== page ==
We’d like to hear from you in the comments below and don’t forget to sign up your email to try Purchase Order Plus for free and make creating, approving and sending purchase orders on any device easier and faster.

Differences between bookkeeping and accounting

What are the Main Differences Between Bookkeeping and Accounting

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Every business needs a bookkeeper and an accountant to support them in various stages of their financial cycle. The problem is that many consider these two to be one and the same, which is clearly a mistake. Yes, a bookkeeper and an accountant do share similar goals, but they both serve two distinct functions.

If you are convinced that a bookkeeper and an accountant are interchangeable, it’s time to dive into this article and learn the differences between bookkeeping and accounting.

What do Bookkeeping and Accounting Seek to Accomplish?

Both bookkeeping and accounting observe and record financial data and transactions and generate reports based on them. That’s basically where the similarities end and the  differences between bookkeeping and accounting begin.

Bookkeeping is primarily concerned with recording day-to-day financial transactions. This is done through a general ledger, where the bookkeeper records amounts from sale and expense receipts.

On the other hand, you could argue that accounting is a more advanced process that takes the information gathered by the bookkeeper and uses that to create a financial model necessary for the business owner to understand their profitability, cash flow, tax planning and filing and predict finances.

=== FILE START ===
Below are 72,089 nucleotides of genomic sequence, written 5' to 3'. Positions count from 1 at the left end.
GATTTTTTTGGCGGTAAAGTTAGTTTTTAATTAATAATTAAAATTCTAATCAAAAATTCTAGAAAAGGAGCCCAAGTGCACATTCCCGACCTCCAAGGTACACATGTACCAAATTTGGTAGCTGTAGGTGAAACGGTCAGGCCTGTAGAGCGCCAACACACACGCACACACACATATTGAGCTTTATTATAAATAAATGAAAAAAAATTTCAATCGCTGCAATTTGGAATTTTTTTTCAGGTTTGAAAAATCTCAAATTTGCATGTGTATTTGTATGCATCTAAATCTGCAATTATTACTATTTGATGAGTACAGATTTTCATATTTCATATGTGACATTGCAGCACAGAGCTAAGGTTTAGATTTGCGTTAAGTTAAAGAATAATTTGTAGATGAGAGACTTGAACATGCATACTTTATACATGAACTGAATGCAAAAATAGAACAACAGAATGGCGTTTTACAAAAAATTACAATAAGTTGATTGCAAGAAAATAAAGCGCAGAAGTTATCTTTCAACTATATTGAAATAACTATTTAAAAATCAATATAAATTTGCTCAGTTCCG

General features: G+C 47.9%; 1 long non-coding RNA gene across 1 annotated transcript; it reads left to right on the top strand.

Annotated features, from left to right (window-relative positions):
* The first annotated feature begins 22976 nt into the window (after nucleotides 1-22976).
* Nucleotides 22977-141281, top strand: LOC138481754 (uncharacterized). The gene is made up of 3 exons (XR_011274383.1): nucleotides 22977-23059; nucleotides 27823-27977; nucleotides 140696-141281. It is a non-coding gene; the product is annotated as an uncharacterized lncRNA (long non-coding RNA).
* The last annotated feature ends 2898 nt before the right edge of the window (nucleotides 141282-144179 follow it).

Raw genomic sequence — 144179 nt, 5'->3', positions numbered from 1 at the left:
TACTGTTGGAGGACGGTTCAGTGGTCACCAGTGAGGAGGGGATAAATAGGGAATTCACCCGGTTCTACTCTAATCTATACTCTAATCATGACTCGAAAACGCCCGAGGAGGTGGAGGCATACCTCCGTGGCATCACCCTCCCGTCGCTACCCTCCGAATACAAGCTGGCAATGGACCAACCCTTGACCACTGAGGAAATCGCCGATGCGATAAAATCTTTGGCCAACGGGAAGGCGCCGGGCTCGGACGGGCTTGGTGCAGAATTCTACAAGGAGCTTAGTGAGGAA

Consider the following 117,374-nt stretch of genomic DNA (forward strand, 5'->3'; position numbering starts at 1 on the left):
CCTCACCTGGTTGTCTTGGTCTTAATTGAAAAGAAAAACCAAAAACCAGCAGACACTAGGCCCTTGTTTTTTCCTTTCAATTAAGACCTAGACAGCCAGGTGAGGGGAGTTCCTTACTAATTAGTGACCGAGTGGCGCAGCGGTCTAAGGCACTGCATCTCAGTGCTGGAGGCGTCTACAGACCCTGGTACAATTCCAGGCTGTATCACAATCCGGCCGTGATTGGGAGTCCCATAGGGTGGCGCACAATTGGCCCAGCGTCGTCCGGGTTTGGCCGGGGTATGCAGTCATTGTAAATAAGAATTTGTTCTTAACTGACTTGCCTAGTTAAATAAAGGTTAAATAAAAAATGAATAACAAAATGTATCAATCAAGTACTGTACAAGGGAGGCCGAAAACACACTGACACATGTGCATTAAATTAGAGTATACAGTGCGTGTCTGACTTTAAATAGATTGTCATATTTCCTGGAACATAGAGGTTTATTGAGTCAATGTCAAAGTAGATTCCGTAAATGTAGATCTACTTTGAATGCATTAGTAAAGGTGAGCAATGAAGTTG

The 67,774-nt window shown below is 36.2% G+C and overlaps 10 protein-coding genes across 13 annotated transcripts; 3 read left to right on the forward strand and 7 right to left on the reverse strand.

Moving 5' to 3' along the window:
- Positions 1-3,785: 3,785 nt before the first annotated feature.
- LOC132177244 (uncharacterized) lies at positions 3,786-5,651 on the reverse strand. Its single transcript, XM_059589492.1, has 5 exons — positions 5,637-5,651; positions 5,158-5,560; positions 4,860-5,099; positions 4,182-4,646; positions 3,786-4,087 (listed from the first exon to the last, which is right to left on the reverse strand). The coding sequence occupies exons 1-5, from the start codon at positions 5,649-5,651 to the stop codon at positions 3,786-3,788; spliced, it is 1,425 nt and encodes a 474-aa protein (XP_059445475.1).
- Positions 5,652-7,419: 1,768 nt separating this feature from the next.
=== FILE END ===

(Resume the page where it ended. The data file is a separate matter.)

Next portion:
5 Big Differences Between Bookkeeping and Accounting

There are several differences between bookkeeping and accounting, but for this post, we’ll concentrate on the 5 biggest.

  1. They have a different objective

Bookkeeping seeks to create and maintain a record of all financial transactions within a company, while accounting aims to evaluate the current financial situation and help the business owner or relevant higher-ups in the company better understand it and the next steps they need to take.

  1. Their impact on management making decisions

Bookkeeping merely provides a record of financial transactions. On its own, the management can’t use this to make a decision. Accounting, however, provides data that are aimed at helping the management make business decisions.

  1. One analyses the other

An accountant uses the information the bookkeeper has provided to analyze and make sense of the data, which he can then use to create a financial report.

  1. Preparing financial statements (or not)

One of the key parts of an accounting process is preparing a financial statement. This is missing in the bookkeeping process.

  1. What skillsets they require

To be a bookkeeper, one does not require any special skills or training. In general, if you are good at:

  • Organizing
  • Have a high attention to detail
  • Good data entry skills
  • And have a solid understanding of bookkeeping principles

You should have no problem being a bookkeeper.

An accountant, however, requires somewhat more advanced and specialized skills. These include:

  • IT and accounting software know-how
  • Strategic decision making
  • Problem solving skills
  • Analytical skills
  • Good business knowledge and understanding
  • Communication skills
  • And more

Conclusion

So there you have it! Hopefully this post has helped you understand the differences between bookkeeping and accounting and why it is important to have them both.

If you have any comments or questions, feel free to join the conversation below the article and if you’re interested in an easy-to-use purchase order software, try Purchase Order Plus for free.